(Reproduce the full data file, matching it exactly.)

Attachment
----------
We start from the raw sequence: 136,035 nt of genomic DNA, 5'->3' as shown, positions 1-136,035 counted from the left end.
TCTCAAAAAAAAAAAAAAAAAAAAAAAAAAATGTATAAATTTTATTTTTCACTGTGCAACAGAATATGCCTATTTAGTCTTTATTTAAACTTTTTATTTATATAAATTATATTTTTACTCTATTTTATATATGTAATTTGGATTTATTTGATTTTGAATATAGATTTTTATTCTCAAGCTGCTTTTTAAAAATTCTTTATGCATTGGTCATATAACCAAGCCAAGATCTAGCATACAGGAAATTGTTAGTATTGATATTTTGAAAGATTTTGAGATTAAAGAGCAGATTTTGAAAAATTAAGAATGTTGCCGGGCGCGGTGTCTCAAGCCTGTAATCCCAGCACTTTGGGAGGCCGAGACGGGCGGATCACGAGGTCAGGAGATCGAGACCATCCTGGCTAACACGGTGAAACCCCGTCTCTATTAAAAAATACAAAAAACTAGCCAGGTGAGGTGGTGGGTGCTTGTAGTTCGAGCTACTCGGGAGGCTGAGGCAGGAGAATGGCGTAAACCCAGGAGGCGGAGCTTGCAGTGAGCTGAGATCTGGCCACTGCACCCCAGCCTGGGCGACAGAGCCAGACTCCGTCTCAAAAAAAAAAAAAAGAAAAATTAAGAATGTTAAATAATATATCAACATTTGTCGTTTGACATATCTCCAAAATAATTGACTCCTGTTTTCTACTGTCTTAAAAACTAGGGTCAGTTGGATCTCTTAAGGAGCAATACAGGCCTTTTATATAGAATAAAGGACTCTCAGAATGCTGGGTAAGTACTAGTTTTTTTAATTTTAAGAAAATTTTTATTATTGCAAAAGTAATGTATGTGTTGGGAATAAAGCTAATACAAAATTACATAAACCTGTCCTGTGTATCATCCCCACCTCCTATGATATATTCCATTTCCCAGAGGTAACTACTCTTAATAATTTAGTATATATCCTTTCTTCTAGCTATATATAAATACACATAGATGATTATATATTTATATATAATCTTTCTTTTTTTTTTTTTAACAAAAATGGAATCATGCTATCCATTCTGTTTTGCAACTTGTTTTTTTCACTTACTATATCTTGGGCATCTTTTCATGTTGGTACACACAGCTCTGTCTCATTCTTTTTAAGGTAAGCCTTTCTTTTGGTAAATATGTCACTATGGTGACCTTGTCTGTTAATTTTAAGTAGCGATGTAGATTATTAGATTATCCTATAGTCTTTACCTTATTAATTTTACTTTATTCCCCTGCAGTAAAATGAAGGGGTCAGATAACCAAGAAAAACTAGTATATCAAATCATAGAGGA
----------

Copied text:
We start from the raw sequence: 136,035 nt of genomic DNA, 5'->3' as shown, positions 1-136,035 counted from the left end.
TCTCAAAAAAAAAAAAAAAAAAAAAAAAAAATGTATAAATTTTATTTTTCACTGTGCAACAGAATATGCCTATTTAGTCTTTATTTAAACTTTTTATTTATATAAATTATATTTTTACTCTATTTTATATATGTAATTTGGATTTATTTGATTTTGAATATAGATTTTTATTCTCAAGCTGCTTTTTAAAAATTCTTTATGCATTGGTCATATAACCAAGCCAAGATCTAGCATACAGGAAATTGTTAGTATTGATATTTTGAAAGATTTTGAGATTAAAGAGCAGATTTTGAAAAATTAAGAATGTTGCCGGGCGCGGTGTCTCAAGCCTGTAATCCCAGCACTTTGGGAGGCCGAGACGGGCGGATCACGAGGTCAGGAGATCGAGACCATCCTGGCTAACACGGTGAAACCCCGTCTCTATTAAAAAATACAAAAAACTAGCCAGGTGAGGTGGTGGGTGCTTGTAGTTCGAGCTACTCGGGAGGCTGAGGCAGGAGAATGGCGTAAACCCAGGAGGCGGAGCTTGCAGTGAGCTGAGATCTGGCCACTGCACCCCAGCCTGGGCGACAGAGCCAGACTCCGTCTCAAAAAAAAAAAAAAGAAAAATTAAGAATGTTAAATAATATATCAACATTTGTCGTTTGACATATCTCCAAAATAATTGACTCCTGTTTTCTACTGTCTTAAAAACTAGGGTCAGTTGGATCTCTTAAGGAGCAATACAGGCCTTTTATATAGAATAAAGGACTCTCAGAATGCTGGGTAAGTACTAGTTTTTTTAATTTTAAGAAAATTTTTATTATTGCAAAAGTAATGTATGTGTTGGGAATAAAGCTAATACAAAATTACATAAACCTGTCCTGTGTATCATCCCCACCTCCTATGATATATTCCATTTCCCAGAGGTAACTACTCTTAATAATTTAGTATATATCCTTTCTTCTAGCTATATATAAATACACATAGATGATTATATATTTATATATAATCTTTCTTTTTTTTTTTTTAACAAAAATGGAATCATGCTATCCATTCTGTTTTGCAACTTGTTTTTTTCACTTACTATATCTTGGGCATCTTTTCATGTTGGTACACACAGCTCTGTCTCATTCTTTTTAAGGTAAGCCTTTCTTTTGGTAAATATGTCACTATGGTGACCTTGTCTGTTAATTTTAAGTAGCGATGTAGATTATTAGATTATCCTATAGTCTTTACCTTATTAATTTTACTTTATTCCCCTGCAGTAAAATGAAGGGGTCAGATAACCAAGAAAAACTAGTATATCAAATCATAGAGGA